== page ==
ABTA has again written to government ministers, including the office of the prime minister, to urge immediate action to prevent catastrophic damage to the UK travel industry.
The move follows what ABTA believes is a lack of action from the government in support of the tourism sector.
ABTA chief executive, Mark Tanzer, said: “The global pandemic has put enormous financial strain on tour operators and travel agents, with businesses seeing a collapse in sales while facing immediate repatriation costs and refund demands for cancelled holidays on a scale that is unmanageable in the short term.
“These businesses are themselves waiting for refunds from hotels and airlines and without this money, they simply do not have the cash to provide refunds to customers within 14 days.
“Existing regulations are entirely unsuited to deal with this situation.
“We want to avoid the scenario of normally successful travel businesses employing tens of thousands of people facing bankruptcy, resulting in holidaymakers having to wait many months for refunds through Government financial protection schemes.”
ABTA is asking the government to recognise the unprecedented nature of the situation and proposes the following temporary amendments to the package travel regulations:
- That the 14-day window for refund payments should be extended to a four-month period.
- That government should confirm the ongoing protection of refund credits.
- That where suppliers (e.g. hotels or airlines) cannot or will not refund tour operators, there should be an emergency government consumer hardship fund to help fulfil refund payments.
Tanzer added: “We are proposing some simple, temporary changes to regulations to buy more time for companies to keep trading, while ensuring customer rights are protected.
“Many European countries, including France, Belgium, Denmark and Italy, have already announced similar regulatory changes to preserve their travel industries and protect customers.”
ABTA has called on the government to take strong enforcement action against airlines who flout the law by withholding refunds due following the cancellation of flights.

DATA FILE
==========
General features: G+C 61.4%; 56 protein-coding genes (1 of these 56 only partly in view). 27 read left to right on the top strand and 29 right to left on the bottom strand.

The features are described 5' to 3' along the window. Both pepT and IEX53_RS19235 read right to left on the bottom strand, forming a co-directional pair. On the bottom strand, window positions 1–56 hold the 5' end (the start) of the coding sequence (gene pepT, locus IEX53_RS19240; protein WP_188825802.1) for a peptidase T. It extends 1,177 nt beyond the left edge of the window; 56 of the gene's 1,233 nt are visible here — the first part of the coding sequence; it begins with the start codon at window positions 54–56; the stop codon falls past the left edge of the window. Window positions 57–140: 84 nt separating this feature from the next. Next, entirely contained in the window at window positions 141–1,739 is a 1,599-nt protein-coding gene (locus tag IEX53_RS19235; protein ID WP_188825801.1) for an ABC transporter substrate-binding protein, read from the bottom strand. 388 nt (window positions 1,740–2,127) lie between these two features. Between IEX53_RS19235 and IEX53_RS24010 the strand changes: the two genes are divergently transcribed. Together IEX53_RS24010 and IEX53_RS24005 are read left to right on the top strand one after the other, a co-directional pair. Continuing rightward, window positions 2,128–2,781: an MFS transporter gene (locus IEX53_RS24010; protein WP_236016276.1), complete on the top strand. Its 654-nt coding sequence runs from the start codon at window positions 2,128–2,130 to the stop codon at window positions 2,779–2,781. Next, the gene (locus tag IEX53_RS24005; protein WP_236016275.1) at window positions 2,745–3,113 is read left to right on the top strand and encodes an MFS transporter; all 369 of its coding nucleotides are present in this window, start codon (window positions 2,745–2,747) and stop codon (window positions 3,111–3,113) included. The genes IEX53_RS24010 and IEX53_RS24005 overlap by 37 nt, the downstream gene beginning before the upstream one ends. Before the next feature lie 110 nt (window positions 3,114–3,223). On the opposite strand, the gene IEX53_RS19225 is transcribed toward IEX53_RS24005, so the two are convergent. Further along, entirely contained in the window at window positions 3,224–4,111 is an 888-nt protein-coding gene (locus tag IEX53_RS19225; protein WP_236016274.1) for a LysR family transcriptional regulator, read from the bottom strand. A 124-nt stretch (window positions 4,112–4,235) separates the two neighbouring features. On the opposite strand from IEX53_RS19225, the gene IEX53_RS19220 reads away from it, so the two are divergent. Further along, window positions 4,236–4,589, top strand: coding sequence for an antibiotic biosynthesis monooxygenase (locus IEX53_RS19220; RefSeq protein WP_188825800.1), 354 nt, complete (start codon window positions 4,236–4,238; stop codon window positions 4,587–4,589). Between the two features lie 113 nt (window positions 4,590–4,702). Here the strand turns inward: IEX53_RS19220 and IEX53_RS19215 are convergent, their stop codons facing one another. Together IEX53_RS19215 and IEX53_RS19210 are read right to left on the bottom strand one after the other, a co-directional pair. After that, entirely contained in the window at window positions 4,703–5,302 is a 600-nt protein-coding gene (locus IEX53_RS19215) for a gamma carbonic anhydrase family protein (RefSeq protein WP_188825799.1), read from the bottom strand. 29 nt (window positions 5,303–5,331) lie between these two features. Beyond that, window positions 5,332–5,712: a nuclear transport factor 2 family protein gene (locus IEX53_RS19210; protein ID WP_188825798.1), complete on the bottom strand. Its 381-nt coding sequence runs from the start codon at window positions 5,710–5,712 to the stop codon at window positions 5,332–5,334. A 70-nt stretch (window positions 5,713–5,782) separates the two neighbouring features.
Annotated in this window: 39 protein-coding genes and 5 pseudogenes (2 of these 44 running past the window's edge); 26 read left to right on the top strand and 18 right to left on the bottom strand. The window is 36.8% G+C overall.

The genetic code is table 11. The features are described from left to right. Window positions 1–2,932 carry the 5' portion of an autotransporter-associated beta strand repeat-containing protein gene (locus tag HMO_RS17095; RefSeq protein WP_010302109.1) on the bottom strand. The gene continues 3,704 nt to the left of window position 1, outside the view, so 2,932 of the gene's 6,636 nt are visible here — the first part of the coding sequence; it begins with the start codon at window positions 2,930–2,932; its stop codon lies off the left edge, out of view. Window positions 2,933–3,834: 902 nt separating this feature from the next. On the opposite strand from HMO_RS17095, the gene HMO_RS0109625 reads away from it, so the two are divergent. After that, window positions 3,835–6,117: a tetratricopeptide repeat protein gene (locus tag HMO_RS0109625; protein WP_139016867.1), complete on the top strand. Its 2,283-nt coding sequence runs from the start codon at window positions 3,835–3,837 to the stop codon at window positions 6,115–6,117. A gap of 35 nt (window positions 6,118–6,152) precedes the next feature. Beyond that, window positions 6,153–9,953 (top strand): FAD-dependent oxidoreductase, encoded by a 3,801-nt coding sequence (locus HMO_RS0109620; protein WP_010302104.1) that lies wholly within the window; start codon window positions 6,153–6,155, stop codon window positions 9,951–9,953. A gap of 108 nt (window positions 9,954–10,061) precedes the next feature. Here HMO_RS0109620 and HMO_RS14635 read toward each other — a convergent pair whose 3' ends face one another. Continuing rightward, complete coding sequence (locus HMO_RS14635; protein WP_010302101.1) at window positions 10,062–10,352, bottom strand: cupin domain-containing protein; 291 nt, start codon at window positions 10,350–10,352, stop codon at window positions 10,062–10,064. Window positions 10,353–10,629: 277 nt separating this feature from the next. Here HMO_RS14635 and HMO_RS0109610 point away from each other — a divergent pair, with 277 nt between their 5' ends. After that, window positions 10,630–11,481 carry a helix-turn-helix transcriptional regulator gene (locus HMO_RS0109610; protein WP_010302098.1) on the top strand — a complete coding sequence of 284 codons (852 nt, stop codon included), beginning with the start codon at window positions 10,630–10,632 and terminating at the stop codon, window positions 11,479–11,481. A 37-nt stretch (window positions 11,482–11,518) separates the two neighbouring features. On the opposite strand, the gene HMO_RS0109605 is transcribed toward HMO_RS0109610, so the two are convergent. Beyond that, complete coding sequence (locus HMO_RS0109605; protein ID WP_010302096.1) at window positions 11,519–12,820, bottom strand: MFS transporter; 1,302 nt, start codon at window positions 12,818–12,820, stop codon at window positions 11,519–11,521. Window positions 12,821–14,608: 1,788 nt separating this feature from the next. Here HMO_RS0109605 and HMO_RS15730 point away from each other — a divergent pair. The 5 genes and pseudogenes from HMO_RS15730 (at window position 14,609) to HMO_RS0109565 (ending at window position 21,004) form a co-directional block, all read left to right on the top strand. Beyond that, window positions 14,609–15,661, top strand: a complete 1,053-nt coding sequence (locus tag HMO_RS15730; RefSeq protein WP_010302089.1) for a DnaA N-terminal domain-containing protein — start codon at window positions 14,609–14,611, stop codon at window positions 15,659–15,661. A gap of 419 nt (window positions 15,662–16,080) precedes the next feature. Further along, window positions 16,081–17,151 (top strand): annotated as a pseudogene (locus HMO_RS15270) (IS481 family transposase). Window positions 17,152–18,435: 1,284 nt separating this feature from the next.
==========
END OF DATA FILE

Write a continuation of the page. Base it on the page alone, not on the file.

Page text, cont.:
ABTA has also shared feedback from its members on implementation challenges with the measures that the government has already announced to help businesses though the crisis such as the approval process for Coronavirus Business Interruption Loans and scope of the Coronavirus Job Retention Scheme.
Analysts have also warned the government may be taking risks in the aviation sector.
Following the announcement by chancellor Rishi Sunak that the UK will only step in to support airlines as a last resort, Nick Wyatt, head tourism at GlobalData, said: “It is now almost inevitable that the airline industry will require some degree of government intervention so the chancellor’s stance is a big gamble.”
Wyatt said the direction marked a clear divergence from the stance of other governments.
He added: “Airlines are a key part of a developed economy, driving connectivity that allows a country to compete on the global stage and also employing thousands of people.
“It is therefore puzzling that Sunak is saying to them that they should seek support elsewhere.
“If such help is not forthcoming, then it seems the government will act on a case by case basis, which may take time – time the industry does not have.
“Other governments are being more proactive, further calling the stance into question.
“Airlines will almost certainly feature in the United States’ $2 trillion stimulus package and countries that do this will retain a strong airlines industry post-Covid-19.”
He concluded: “The impact of Covid-19 is like nothing we have ever seen before.
“Airlines are capital intensive and are burning through cash while very little revenue is coming in.
“The severity of the cash flow issue is acute and while some airlines are reasonably well-equipped to deal with this, many are not.
“While there are certainly question marks over the dividend policies and share buyback schemes of some airlines, the current situation is a recipe for failures and government intervention is required.”
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